Conclusion: The Sony Alpha A7S can do some remarkable things. It takes very good stills with its 12.2MP full-frame sensor. Wedding and event photographers should jump on it thanks to its quick response, along with outstanding image and movie quality. But if 4K video and a super-high ISO capability are not high on your must-have list, you’re much better off with the 24.3MP A7.
Pros: Nice extension of the A7 series, Mind-boggling ISOs, Remarkably quiet in Silent Shooting Mode, Includes two batteries
Cons: Really geared for pros, Expensive, No built-in flash, Slow burst mode
Summary: Comparisons are tricky for the A7, since there are no other 24MP ILCs, other than Sony’s discontinued NEX-7 and newly announced Alpha 6000, which we haven’t tested; the only other full-frame ILC is the A7R. Samsung’s NX300, with a 20.3MP sensor, produced Excellent tested resolution at ISO 100—but the A7 offers higher resolution and lower noise through ISO 800. Both cameras earned Excellent ratings in color accuracy, though the Samsung scored a bit higher.
Excerpt: A little over a decade ago, enthusiast photographers were clamoring for an affordable APS-C digital SLR. That dream has long since become a reality, but for some, the dream wasn't big enough. They've been asking for an altogether different -- yet still affordable -- camera. They needed it to have a bigger sensor, and to drop the bulky mirror box of an SLR. Until now, they could choose one or the other.
Excerpt: The Sony Alpha 7 is a camera that has garnered a lot of interest lately and it is clear why. It is arguably one of the cheapest, if not the cheapest, around to house a 35mm full-frame sensor. It’s also a handy mirrorless camera system.
Summary: The Alpha 7 has broken new ground in the full-frame market, in terms of both size and price. Its compact size, broad feature set and very good raw image quality make it a compelling option for those wanting a large sensor. Unfortunately, the JPEGs have many issues, performance and battery life could be better, and the controls would benefit from a rethink.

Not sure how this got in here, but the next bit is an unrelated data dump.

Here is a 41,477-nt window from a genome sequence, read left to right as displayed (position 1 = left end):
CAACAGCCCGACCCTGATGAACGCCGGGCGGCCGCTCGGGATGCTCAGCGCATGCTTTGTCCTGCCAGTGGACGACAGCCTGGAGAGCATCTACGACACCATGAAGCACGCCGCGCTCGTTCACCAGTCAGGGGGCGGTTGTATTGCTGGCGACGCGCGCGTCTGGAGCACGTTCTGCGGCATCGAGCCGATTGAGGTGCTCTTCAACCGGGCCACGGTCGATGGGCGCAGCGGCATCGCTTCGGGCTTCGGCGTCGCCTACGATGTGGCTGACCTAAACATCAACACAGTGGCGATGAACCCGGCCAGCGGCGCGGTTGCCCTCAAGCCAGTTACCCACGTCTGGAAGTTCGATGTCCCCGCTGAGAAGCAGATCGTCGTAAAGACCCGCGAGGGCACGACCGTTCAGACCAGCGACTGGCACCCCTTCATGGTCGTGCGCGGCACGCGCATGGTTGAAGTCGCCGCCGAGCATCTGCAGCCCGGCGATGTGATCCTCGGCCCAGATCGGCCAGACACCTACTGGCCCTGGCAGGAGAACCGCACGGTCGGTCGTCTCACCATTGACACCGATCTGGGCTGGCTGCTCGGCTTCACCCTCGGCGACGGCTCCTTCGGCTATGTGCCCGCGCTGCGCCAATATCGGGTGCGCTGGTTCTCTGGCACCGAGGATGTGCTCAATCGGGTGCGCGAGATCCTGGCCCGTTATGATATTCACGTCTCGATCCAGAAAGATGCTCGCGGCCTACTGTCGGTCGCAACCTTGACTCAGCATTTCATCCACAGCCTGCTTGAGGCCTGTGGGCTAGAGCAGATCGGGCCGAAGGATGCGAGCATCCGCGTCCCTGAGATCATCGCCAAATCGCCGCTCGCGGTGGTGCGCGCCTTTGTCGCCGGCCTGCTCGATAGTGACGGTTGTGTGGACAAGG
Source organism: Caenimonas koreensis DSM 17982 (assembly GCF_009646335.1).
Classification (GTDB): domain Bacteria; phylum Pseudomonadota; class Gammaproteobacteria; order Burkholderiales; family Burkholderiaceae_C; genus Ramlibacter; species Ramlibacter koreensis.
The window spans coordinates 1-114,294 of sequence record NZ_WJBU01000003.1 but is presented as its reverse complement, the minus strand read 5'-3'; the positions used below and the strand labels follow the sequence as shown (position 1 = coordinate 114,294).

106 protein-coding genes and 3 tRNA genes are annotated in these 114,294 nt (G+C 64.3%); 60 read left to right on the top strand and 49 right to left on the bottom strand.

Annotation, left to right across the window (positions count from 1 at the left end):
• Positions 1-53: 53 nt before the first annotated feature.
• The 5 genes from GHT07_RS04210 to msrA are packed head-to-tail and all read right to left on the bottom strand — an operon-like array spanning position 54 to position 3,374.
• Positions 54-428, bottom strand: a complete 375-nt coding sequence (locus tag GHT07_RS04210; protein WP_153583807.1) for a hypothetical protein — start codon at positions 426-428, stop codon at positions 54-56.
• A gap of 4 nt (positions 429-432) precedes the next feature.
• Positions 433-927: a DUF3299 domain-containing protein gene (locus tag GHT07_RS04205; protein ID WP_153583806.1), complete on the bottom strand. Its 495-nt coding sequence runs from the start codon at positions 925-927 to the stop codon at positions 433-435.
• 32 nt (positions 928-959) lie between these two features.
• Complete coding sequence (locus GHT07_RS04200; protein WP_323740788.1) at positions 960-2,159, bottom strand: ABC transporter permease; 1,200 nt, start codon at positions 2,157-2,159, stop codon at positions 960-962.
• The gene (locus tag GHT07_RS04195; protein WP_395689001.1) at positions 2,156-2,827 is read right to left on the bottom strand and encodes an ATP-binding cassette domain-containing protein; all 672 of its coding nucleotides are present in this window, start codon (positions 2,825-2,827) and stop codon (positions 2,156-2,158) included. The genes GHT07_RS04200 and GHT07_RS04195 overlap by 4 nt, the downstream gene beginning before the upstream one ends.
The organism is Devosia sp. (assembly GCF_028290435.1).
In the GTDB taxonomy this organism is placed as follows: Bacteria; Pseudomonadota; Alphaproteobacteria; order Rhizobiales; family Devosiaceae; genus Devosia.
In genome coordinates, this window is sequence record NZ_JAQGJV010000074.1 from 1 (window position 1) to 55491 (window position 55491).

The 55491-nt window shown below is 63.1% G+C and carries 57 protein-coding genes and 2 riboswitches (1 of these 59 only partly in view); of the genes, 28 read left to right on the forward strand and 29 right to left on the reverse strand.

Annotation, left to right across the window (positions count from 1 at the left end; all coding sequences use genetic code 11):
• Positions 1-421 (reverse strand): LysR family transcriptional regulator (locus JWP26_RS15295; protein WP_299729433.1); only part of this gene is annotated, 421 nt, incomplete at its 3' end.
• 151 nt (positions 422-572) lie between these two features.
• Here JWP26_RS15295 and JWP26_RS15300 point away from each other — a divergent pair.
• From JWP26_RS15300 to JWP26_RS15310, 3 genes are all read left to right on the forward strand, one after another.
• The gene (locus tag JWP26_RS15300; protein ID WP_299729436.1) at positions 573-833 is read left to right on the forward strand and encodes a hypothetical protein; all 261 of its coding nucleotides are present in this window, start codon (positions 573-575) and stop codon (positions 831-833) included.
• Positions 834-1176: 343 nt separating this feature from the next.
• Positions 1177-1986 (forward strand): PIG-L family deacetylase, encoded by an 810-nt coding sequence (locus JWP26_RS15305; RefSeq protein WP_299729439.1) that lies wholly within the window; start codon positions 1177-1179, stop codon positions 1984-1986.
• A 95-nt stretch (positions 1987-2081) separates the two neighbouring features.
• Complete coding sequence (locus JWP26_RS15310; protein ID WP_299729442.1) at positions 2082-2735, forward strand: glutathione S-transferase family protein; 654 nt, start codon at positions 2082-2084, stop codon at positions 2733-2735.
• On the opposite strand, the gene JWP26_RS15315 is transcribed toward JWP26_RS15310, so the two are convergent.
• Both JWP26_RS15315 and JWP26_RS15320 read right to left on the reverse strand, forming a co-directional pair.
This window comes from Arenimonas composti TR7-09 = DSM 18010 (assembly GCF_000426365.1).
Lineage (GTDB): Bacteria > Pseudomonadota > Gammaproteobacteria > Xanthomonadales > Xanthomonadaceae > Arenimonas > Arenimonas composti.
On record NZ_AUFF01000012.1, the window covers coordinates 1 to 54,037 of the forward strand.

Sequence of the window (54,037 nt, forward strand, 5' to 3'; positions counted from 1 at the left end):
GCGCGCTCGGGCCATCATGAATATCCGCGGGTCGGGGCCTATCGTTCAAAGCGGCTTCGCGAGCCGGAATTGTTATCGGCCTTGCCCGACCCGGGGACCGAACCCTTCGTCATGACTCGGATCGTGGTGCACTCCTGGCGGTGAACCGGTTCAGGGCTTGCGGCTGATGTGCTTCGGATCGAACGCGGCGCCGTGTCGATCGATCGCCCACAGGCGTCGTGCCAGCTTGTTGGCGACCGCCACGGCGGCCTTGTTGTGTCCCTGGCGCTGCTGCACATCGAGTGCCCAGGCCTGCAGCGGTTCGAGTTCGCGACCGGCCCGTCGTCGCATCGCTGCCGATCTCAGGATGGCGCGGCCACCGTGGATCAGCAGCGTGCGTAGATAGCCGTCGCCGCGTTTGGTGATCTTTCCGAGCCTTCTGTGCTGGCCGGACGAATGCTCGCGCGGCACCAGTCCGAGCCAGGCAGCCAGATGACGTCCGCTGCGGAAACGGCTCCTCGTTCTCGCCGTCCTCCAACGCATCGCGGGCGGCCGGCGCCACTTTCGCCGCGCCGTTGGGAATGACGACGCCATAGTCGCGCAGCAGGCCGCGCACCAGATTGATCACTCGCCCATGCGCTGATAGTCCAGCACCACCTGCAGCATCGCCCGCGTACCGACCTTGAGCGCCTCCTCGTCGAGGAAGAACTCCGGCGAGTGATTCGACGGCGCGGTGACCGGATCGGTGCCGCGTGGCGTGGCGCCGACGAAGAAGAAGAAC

Pros: Small and well-priced full-frame body, Very good image quality when shooting Raw, Solid build quality, Compatible with a huge range of legacy 35mm camera lenses with no field-of-view crop, Large, high resolution electronic viewfinder, Tilting LCD offers good detail and outdoor visibility, Useful tools, such as focus peaking and zebra pattern (work well with native lenses), Very good video quality, Strong video features: manual controls, audio level adjustment, and unc...
Cons: JPEG quality disappointing compared to peers – crude sharpening, over-aggressive processing and occasional posterization, Autofocus can be hesitant, especially in low light; AF improves when assist lamp is turned off, Auto ISO tends to keep shutter speed at 1/60 sec, often resulting in blurry photos, Limited selection of FE lenses, which are expensive compared to competition, Tools for shooting with third party lenses need improvement, Longer-than-average startup time...
Excerpt: Sony rocked the photographic world when it launched the first full-frame mirrorless cameras, the a7 and a7R. These cameras catapulted the mirrorless market into the forefront of technology for many MILC advocates. But those outstanding specs don't mean anything if the cameras' features and performance don't live up to the hype. Read on to find out if these cameras met our expectations.